A primary aim of the COBRE is to increase the number of neuroscience investigators at UNE and to build a research community that will sustain a vibrant and competitive research center. As part of this aim, the COBRE funds the research efforts of four talented and innovative investigators leading projects related to pain and sensory function.
The goal of this funding is to provide these investigators with the support necessary to develop their novel research projects to the point where each can be independently funded with its own separate federal grant.
Tamara King, Ph.D.
Associate Professor, Department of Biomedical Sciences, College of Osteopathic Medicine
Dr. King's project looks at disease-induced bone and joint pain using preclinical models of osteoarthritis. Studies with these models include the analysis of pathological changes in relation to pain, as well as the potential effects of treatment on disease and pain.
Peripheral mechanisms of cancer-induced ongoing and breakthrough pain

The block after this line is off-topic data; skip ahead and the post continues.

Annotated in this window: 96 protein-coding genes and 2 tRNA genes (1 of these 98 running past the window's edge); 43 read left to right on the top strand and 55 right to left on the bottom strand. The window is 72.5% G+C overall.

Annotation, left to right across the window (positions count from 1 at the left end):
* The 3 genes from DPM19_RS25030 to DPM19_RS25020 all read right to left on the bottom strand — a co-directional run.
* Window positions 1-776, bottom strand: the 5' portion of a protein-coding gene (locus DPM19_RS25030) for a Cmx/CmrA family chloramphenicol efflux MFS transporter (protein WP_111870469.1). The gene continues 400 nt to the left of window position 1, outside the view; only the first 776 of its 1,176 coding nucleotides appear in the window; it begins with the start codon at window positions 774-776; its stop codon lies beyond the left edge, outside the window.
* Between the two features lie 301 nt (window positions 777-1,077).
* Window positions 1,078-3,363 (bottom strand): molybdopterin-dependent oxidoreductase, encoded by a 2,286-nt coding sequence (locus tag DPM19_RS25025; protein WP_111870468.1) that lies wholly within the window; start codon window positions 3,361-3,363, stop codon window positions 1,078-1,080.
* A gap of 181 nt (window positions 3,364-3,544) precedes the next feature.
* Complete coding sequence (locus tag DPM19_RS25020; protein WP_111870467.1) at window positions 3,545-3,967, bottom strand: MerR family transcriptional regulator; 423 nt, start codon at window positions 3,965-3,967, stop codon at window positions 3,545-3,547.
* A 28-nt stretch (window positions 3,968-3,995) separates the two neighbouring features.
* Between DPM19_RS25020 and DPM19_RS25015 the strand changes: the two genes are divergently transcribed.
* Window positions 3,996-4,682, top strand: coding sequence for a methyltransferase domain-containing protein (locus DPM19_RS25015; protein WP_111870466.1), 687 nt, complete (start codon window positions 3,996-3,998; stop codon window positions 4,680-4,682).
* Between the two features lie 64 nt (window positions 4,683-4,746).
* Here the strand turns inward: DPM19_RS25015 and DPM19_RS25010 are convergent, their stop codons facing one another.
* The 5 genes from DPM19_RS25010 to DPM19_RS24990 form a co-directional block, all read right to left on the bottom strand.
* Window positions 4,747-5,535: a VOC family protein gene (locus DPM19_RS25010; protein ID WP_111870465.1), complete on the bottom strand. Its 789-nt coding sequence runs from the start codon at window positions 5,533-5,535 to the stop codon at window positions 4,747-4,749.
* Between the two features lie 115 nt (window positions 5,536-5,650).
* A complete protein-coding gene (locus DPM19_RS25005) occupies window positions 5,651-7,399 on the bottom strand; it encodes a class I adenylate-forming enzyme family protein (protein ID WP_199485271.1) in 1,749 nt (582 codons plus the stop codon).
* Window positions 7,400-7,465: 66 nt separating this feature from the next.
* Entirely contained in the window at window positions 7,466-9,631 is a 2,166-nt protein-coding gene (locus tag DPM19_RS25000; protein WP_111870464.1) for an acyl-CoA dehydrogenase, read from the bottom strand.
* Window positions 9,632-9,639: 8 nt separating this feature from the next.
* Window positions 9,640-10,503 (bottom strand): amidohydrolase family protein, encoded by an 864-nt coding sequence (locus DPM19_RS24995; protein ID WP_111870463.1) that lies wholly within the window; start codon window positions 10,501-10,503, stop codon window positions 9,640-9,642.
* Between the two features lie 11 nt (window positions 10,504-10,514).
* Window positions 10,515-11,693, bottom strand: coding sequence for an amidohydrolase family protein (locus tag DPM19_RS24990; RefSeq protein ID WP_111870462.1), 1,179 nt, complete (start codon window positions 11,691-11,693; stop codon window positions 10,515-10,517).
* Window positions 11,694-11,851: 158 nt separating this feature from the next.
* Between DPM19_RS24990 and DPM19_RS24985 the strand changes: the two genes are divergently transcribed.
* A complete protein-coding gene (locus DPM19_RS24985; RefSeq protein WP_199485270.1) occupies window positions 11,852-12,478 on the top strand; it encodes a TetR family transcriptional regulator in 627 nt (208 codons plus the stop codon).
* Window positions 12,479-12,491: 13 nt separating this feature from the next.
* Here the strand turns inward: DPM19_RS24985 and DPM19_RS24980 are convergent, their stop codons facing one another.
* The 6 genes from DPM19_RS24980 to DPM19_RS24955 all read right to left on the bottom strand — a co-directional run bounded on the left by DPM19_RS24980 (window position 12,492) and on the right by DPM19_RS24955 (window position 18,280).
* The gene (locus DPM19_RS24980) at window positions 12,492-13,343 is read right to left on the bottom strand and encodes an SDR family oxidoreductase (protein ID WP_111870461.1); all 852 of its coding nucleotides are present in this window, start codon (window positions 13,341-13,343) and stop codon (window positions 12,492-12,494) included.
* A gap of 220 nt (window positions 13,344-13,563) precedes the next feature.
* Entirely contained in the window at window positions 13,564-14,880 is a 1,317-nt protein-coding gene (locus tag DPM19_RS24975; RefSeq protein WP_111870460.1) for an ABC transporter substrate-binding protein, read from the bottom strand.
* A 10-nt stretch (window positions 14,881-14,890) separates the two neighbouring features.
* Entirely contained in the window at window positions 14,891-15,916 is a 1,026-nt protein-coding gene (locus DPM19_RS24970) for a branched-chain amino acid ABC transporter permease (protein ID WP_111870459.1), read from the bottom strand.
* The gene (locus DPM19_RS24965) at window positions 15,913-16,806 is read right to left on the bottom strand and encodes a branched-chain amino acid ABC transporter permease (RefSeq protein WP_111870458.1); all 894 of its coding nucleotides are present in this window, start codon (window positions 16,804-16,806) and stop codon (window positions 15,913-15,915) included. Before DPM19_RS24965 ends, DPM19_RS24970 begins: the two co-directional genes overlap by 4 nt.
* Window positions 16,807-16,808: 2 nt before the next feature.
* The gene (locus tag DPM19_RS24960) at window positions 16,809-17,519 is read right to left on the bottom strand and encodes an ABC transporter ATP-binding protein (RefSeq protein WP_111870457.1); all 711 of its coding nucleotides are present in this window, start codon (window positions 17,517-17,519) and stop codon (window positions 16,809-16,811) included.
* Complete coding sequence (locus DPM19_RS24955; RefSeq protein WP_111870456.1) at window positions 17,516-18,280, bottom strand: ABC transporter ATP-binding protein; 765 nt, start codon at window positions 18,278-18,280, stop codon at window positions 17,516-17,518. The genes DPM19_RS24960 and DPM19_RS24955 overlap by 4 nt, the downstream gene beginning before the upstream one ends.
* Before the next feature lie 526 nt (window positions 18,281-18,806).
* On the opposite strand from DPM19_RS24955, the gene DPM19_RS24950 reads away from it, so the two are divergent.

Geoffrey Ganter, Ph.D.
Professor, Department of Biology, College of Arts and Sciences
Dr. Ganter uses genome-wide screens in the fruit fly, Drosophila Melanogaster, to identify novel genes involved in perception of noxious stimuli. View bio
Genes involved in antinociception in Drosophila Melanogaster
Michael Burman, Ph.D.
Associate Professor in the College of Arts and Sciences
Dr. Burman project tests the hypothesis that neonatal trauma alters the development of a subset of neurons in the amygdala, which can put an individual at increased risk later in life for a variety of conditions such as anxiety disorders, post-traumatic stress disorder, depression and chronic pain. View bio
Painful neonatal trauma alters subsequent fear and sensory function via changes in amygdalar CRF function